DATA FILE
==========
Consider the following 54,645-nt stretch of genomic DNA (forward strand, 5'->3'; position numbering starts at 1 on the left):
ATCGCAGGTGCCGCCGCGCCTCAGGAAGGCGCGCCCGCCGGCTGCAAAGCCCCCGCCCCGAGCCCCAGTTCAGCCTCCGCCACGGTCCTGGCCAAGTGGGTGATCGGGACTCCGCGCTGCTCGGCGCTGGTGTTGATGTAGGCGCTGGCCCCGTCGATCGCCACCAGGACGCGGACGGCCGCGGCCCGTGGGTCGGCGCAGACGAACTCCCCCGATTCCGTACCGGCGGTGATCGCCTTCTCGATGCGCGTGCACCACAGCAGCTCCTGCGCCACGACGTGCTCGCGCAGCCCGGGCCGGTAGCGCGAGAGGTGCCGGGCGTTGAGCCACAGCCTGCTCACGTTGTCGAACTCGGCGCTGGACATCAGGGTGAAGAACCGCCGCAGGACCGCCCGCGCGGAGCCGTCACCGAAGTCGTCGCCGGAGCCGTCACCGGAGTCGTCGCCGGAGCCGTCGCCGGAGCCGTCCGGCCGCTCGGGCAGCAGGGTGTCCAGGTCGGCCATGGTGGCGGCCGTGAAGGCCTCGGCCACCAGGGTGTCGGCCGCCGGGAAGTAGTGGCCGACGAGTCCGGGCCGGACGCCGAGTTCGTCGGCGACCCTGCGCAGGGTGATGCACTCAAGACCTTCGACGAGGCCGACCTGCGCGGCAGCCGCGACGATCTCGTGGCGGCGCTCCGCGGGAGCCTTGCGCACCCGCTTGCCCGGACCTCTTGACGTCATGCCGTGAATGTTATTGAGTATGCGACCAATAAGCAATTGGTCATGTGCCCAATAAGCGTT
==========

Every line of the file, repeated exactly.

Consider the following 54,645-nt stretch of genomic DNA (forward strand, 5'->3'; position numbering starts at 1 on the left):
ATCGCAGGTGCCGCCGCGCCTCAGGAAGGCGCGCCCGCCGGCTGCAAAGCCCCCGCCCCGAGCCCCAGTTCAGCCTCCGCCACGGTCCTGGCCAAGTGGGTGATCGGGACTCCGCGCTGCTCGGCGCTGGTGTTGATGTAGGCGCTGGCCCCGTCGATCGCCACCAGGACGCGGACGGCCGCGGCCCGTGGGTCGGCGCAGACGAACTCCCCCGATTCCGTACCGGCGGTGATCGCCTTCTCGATGCGCGTGCACCACAGCAGCTCCTGCGCCACGACGTGCTCGCGCAGCCCGGGCCGGTAGCGCGAGAGGTGCCGGGCGTTGAGCCACAGCCTGCTCACGTTGTCGAACTCGGCGCTGGACATCAGGGTGAAGAACCGCCGCAGGACCGCCCGCGCGGAGCCGTCACCGAAGTCGTCGCCGGAGCCGTCACCGGAGTCGTCGCCGGAGCCGTCGCCGGAGCCGTCCGGCCGCTCGGGCAGCAGGGTGTCCAGGTCGGCCATGGTGGCGGCCGTGAAGGCCTCGGCCACCAGGGTGTCGGCCGCCGGGAAGTAGTGGCCGACGAGTCCGGGCCGGACGCCGAGTTCGTCGGCGACCCTGCGCAGGGTGATGCACTCAAGACCTTCGACGAGGCCGACCTGCGCGGCAGCCGCGACGATCTCGTGGCGGCGCTCCGCGGGAGCCTTGCGCACCCGCTTGCCCGGACCTCTTGACGTCATGCCGTGAATGTTATTGAGTATGCGACCAATAAGCAATTGGTCATGTGCCCAATAAGCGTT